Le Mans update: Aston Martin crash occurs in first hour

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10 a.m. ET: The 90th Anniversary 24 Hours of Le Mans is underway from the Circuit de la Sarthe, with more than one hour complete.

That said, the majority of the first hour was spent under the safety car for a massive accident at Tertre Rouge for Allen Simonsen, the GTE Am class polesitter, in the No. 95 Aston Martin Vantage.

Reports have been mixed on Simonsen’s condition. An official tweet from the @FIAWEC Twitter account said Simonsen was conscious (that tweet is below). On the SPEED TV broadcast, pit reporter Andrew Marriott said Aston Martin officials were unable to confirm his condition.

No replay was shown of exactly what caused the shunt, but Simonsen’s car contacted the Armco barriers on the exit of the corner and his left door on the car was gone, with the right one still ajar. Tommy Milner, co-driver of the No. 74 Corvette Racing C6.R in GTE Pro, tweeted what he had heard via reports.

We’ll keep you posted as official news develops.

At the front of the field, the pair of Toyota TS030 Hybrids made early charges with Nicolas Lapierre and Anthony Davidson on the trio of Audi R18 e-tron quattros. Audi is expected to pit earlier and more frequently than the Toyotas as the Toyotas have a fuel tank size advantage, but the pace of the Audi is expected to keep it ahead.

Olivier Pla, the polesitter in LMP2, led that class in the No. 24 OAK Racing Morgan Nissan until his first pit stop. Aston Martin’s No. 97 led GTE Pro with Patrick Long leaping to the lead in GTE Am in the No. 77 Dempsey Del Piero Racing Porsche 911 GT3 RSR, the car that also includes Patrick Dempsey behind the wheel.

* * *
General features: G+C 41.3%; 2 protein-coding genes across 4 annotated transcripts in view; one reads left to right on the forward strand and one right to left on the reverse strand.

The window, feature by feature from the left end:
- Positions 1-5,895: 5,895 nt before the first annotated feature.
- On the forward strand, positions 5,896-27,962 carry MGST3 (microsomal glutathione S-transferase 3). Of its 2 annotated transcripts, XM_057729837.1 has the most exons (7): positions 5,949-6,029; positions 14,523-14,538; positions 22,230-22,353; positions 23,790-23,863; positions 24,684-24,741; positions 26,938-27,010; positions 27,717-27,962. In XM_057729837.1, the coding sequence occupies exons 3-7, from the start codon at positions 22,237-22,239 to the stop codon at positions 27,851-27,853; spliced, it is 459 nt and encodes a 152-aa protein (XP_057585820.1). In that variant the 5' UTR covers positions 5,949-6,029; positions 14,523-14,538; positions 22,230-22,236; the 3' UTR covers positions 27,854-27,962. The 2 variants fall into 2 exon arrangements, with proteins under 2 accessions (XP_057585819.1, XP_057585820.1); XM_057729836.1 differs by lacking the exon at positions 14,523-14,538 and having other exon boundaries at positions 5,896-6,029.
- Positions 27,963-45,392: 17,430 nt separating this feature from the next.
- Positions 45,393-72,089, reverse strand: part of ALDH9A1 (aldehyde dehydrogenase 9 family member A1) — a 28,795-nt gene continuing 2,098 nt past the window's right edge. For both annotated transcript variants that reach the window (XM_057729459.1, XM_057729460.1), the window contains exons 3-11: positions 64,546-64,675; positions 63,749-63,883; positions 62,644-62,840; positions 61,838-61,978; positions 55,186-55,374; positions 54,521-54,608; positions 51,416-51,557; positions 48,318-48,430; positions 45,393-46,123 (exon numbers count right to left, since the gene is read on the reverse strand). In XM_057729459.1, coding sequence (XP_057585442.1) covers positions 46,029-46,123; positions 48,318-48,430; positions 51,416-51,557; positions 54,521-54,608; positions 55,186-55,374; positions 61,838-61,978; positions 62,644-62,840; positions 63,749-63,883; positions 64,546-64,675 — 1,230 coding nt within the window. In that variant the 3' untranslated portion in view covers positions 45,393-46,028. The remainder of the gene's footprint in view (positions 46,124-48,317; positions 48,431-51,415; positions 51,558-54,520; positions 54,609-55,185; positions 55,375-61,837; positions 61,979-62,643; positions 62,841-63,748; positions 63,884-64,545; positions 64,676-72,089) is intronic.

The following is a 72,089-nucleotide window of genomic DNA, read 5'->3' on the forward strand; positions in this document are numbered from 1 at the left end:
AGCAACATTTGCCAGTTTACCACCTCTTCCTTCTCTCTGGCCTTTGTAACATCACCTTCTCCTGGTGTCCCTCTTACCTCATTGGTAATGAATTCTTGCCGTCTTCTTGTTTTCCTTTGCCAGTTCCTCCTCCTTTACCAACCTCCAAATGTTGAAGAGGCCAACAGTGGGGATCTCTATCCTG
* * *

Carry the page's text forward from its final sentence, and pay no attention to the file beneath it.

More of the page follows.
Audi bids farewell to Dr. Wolfgang Ullrich upon retirement

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Audi bid farewell to its iconic head of motorsport, Dr. Wolfgang Ullrich, at its end-of-season ‘Race Night’ event in Germany on Friday upon his retirement.

Ullrich took over the reins as Audi’s head of motorsport in 1993 and stayed in the role for 23 years, overseeing its arrival in the prototype class of sports car racing and domination of the 24 Hours of Le Mans.

Ullrich stepped down from the position at the end of 2016, handing the reins over to ex-Audi DTM chief Dieter Gass, and attended his final racing event with the German marque at its first works Formula E outing in Hong Kong earlier this month.

Ullrich was honored at the Race Night event on Friday and thanked for his efforts in developing Audi into a force within global motorsport.

“In 566 factory-backed commitments during this period he celebrated 209 victories, 13 of them in the 24 Hours of Le Mans, eleven in the 12-hour race at Sebring and nine in the ‘Petit Le Mans’ at Road Atlanta,” a piece on Ullrich’s tenure for Audi’s website reads.

“31 driver titles in super touring car racing, in the DTM and in the sports prototype category are credited to him. 57 campaigners were Audi factory drivers during Wolfgang Ullrich’s era and he was responsible for 18 new developments of racing cars – an impressive tally.”